The formulation of our model closely follows the theoretical structure of standard CGE models (Hosoe and Hashimoto 2004; Lofgren et al 2002). Logren et al (2002) provides detailed descriptions of the theoretical structure, algebraic formulations of system of equations for a standard CGE model. Hence, the discussion here is limited to novel aspects of this model. Given that the primary motivation of this paper is to examine aggregate impacts of the policy reform, the model distinguishes between only two producing industries: agricultural activity and non-agricultural activities. Each industry is assumed to produce one commodity: a composite agricultural commodity and a composite non-agricultural commodity. The model distinguishes between rural households and urban households. This is distinction is important because the policy reform essentially relocates funds from production subsidy to farming household income support. The government account is used to transfer subsidies from production to household accounts. The model is essentially static with no variation in the size of factor endowment in the economy during the simulation period. At this stage of model formulation and development, it is important to focus on the “impact interval effect” or the “immediate effect” of the exogenous shock, decoupling of single farm payments, on a range of economy-wide variables. Medium and long- term impacts of the policy shock through induced impacts, for instance, on changes in labour supply via migration or adjustments to capital stock via investment are left for future research (Harigan et al 1991).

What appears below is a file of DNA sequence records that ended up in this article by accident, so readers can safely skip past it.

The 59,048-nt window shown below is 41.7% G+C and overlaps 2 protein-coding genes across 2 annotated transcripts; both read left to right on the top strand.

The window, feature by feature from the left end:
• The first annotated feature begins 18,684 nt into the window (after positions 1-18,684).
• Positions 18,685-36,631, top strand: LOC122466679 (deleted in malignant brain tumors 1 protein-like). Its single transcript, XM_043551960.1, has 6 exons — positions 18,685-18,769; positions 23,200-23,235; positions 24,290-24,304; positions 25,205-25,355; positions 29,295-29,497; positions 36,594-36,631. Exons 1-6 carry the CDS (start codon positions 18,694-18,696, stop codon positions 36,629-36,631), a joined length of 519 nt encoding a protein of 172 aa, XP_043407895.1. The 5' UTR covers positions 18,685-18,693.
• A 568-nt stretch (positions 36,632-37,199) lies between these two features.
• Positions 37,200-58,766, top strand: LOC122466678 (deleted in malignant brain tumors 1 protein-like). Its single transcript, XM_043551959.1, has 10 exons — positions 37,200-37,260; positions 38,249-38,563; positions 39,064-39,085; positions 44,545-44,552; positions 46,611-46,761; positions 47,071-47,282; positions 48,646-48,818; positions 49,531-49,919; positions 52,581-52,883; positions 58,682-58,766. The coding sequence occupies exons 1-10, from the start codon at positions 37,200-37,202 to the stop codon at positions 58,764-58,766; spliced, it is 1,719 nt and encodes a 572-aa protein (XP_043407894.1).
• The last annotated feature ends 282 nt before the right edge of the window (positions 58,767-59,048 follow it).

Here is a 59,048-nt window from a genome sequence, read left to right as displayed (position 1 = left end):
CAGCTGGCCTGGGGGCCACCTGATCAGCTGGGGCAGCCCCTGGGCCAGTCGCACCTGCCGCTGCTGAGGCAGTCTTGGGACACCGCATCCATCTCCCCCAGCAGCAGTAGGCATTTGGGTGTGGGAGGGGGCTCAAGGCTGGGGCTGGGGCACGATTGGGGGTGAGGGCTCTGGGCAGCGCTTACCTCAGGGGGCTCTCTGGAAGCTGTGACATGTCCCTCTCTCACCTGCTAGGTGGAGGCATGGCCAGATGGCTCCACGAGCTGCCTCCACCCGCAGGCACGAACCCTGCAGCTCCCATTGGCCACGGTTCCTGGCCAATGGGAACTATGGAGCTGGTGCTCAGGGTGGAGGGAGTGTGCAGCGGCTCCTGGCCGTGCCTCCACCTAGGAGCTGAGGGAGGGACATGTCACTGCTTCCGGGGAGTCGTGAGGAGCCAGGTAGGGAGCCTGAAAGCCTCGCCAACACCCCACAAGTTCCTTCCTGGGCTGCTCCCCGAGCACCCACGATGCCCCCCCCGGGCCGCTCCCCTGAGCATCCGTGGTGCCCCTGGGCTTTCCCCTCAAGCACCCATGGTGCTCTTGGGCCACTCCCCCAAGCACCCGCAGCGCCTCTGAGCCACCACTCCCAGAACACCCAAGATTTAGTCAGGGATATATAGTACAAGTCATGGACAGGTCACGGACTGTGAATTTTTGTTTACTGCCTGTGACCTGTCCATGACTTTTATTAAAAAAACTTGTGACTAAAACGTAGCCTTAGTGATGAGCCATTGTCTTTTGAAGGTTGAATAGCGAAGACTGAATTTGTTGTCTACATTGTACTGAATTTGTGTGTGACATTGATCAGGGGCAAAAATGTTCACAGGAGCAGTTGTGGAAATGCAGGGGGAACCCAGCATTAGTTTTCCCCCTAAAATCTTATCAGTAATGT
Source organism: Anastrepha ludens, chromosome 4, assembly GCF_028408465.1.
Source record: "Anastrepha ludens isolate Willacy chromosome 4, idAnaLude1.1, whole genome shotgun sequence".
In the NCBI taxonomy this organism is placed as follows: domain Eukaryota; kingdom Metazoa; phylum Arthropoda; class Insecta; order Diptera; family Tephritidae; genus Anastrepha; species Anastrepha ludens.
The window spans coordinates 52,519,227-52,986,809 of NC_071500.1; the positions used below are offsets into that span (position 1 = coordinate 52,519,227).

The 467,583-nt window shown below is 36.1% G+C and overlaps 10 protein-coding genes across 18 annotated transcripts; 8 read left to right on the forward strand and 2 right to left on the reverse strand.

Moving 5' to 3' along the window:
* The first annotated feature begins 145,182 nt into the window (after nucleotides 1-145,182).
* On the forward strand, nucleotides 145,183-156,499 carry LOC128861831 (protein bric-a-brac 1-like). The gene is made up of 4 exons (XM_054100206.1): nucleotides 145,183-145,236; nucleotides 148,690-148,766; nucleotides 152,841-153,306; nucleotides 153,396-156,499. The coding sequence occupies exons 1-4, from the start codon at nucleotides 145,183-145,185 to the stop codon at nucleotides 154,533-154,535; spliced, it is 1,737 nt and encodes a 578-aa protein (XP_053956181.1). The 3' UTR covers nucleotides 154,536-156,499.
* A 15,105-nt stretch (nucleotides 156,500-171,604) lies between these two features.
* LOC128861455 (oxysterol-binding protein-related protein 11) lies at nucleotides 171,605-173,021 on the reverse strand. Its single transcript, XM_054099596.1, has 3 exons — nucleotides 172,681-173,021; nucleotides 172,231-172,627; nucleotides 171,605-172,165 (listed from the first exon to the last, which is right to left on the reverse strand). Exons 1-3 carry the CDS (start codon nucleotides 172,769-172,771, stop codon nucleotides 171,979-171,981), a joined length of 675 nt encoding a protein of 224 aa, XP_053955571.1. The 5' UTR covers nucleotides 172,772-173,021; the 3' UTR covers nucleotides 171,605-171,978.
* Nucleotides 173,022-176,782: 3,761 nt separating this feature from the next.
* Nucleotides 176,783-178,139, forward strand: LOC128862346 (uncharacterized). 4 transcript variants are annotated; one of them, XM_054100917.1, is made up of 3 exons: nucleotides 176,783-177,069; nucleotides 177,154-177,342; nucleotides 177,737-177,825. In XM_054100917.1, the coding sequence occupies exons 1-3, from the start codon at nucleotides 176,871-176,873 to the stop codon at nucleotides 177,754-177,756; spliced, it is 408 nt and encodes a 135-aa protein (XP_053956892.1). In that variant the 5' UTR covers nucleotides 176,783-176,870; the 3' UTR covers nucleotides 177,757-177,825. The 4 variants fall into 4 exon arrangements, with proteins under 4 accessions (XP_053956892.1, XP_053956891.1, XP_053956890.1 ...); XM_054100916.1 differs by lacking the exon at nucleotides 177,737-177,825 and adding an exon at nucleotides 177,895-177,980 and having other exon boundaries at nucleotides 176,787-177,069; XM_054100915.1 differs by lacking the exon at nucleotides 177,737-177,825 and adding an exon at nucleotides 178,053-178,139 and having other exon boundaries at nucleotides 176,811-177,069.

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Update on child poverty